Skip to comments.Can We Have a Priest and a Non-Catholic Minister at Our Wedding?
Posted on 03/07/2014 2:59:34 AM PST by Weiss White
Q1: Im Catholic and my fiancé is from a devout Lutheran family. They werent too pleased when I told them our wedding has to take place in a Catholic church . Is it permissible for us under canon law to have a wedding ceremony in my parish church, and have his Lutheran minister co-marry us there, alongside the Catholic priest? I asked my pastor and he said no, but I couldnt tell if he refused because thats actually the law, or if he just didnt like the idea. Christina
Q2: My Jewish girlfriend and I want to get married, and both of our families are insisting that the ceremony be conducted in their own place of worship. I understand that since Im a Catholic, I have to follow canonical form and so the wedding ceremony must be Catholic. But my future in-laws, not surprisingly, dont see it that way. Im wondering if theres any reason why we couldnt have a Catholic marriage ceremony first, and then at a later date go through the Jewish ceremony as well? Im assuming that canonically we can, because we really would be married validly in the Church first
(Excerpt) Read more at canonlawmadeeasy.com ...
I wonder what they mean by devout Lutheran family? If they are LCMS or WELS, the clergy in either of those denomiations wouldn’t do it because it would syncretism.
My Priest said that after he completed the vows the Rabbi could do whatever he wanted, but the Rabbi wouldn’t come to the Church and neither would my husband’s family....NONE OF THEM, so we had to have 2 weddings on two days. MY VERY CATHOLIC family came to both!!
Since you're the author, doesn't that mean that you own the copyright?
Maybe it would show a bit more integrity if you were to say, I want to tease you to come to my blog, therefore, I am only posting an excerpt.
38 years ago (as of last Wednesday) my wife and I were married with both a Catholic priest and a Methodist minister officiating. I wasn’t aware that this might have been something out of the ordinary!
Or, you could grant non-commercial publishing rights to everyone.
I raised that objection myself several threads back. Given the nature of her blog, if there were a legitimate moral reason for excerpting her work wouldn't the author have cited it by now?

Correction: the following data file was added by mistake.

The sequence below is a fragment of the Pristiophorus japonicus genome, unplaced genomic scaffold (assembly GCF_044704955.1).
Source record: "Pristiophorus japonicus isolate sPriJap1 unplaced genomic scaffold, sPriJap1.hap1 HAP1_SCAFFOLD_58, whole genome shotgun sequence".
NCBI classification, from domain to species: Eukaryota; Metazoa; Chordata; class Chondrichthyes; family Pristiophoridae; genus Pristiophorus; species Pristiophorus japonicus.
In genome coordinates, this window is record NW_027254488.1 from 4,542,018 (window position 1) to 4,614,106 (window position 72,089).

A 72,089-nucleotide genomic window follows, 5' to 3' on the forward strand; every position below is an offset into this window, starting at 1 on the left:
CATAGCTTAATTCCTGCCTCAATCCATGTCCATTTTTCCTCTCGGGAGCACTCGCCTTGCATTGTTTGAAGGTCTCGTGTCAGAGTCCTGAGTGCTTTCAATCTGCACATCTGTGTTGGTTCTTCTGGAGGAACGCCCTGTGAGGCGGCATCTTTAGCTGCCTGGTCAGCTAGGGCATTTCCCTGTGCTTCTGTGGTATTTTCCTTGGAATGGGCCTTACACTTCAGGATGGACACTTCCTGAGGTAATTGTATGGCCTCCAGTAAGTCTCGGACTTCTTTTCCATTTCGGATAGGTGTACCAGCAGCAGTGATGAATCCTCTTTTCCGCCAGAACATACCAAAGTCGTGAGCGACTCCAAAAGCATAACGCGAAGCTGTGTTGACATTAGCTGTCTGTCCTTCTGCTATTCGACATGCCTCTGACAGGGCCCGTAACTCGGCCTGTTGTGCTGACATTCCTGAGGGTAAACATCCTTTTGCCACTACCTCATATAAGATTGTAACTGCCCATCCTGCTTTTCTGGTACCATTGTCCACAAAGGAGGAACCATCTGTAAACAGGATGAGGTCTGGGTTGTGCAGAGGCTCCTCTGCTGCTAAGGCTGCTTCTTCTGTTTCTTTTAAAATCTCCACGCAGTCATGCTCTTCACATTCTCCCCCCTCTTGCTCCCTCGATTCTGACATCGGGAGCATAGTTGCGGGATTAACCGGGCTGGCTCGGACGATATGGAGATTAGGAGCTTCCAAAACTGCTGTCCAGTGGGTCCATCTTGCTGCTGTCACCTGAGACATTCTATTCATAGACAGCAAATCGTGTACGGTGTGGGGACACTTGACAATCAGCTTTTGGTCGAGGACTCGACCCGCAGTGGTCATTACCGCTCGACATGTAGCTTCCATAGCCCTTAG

My husband and I were married in the chapel of my Presbyterian church with a Catholic priest and a Presbyterian minister officiating. It must have worked, ‘cause we are still together after 41.5 year
Get married by an Elvis impersonator in Vegas and don’t worry about it....
I don’t myself, understand the objection to blog pimps. So what? don’t go there if you are not interested.
I don’t have a blog, myself, nor do I want one, so I am speaking as a disinterested observer, who is curious.
“I dont myself, understand the objection to blog pimps. So what? dont go there if you are not interested.”
I don’t care that much, but there was a time when every other article posted was getting to be some guy’s blog with a single sentence excerpt, it was a bit crazy.
Then why did you excerpt from it? The site says it can not be reproduced in part or in full without permission. Since you have already violated that, why not go all the way? Or would that be against canon law?
Catholics are used to syncretism.
An important consideration to this is that the Catholic and other Orthodox churches, as well as conservative Protestant churches, should reach an agreement *not* of equality of their faiths, but of agreement over the principals of the sacrament of marriage.
And when they reach this agreement, it would mean that they would recognize each others sacramental marriages as legitimate; but more importantly, that they would *not* recognize marriages *outside* of sacramental marriage as legitimate.
This would mean that they would reserve the definition of sacramental marriage to just marriage that follows the traditional rules, so for example, no homosexual marriage, and that they also disavow secular marriage, that accepting its existence is not the same as giving it equality with sacramental marriage.
In effect, this would take the sacrament away from government, appreciating secular or liberal marriage as only “administrative”, not sacramental, nor “before God”.
Granted, an obstacle would seem to be in divorce, for which the Orthodox and conservative churches disagree, but those rules would be reserved for each church.
The only obligation here would be a registry of sacramental marriage kept by all these churches, so that married couples can be identified as being sacrament-married.
My wife and I were married in a Lutheran Church with our marriage performed by a Catholic priest and her Lutheran pastor. I regard my marriage a totally valid and we didn’t have to go through any hoops with the local Bishop.
Can I ask how you know that?
I have been to several weddings with priests and ministers present. I didn’t realize it was a problem.
We have been to several weddings where the first part took place in the Catholic Church. The second part took place at the reception hall with a rabbi officiating. After the Mazel Tovs, the reception begins. I don’t really see the dual vows much different from a vow renewal.
” Can I ask how you know that?”
Not the first time its come up. Take a look at the OP’s posting history and you can see for yourself.
My husband and I were married in the chapel of my Presbyterian church with a Catholic priest and a Presbyterian minister officiating. It must have worked, cause we are still together after 41.5 year
Friends of our from our church, back about 25 years ago, did that. He was CRC, she RC. Reformed minister and Roman priest both participated. I wasn't there, so I don't know how it worked. Last I had contact with them, they still juggle the church thing, are still together.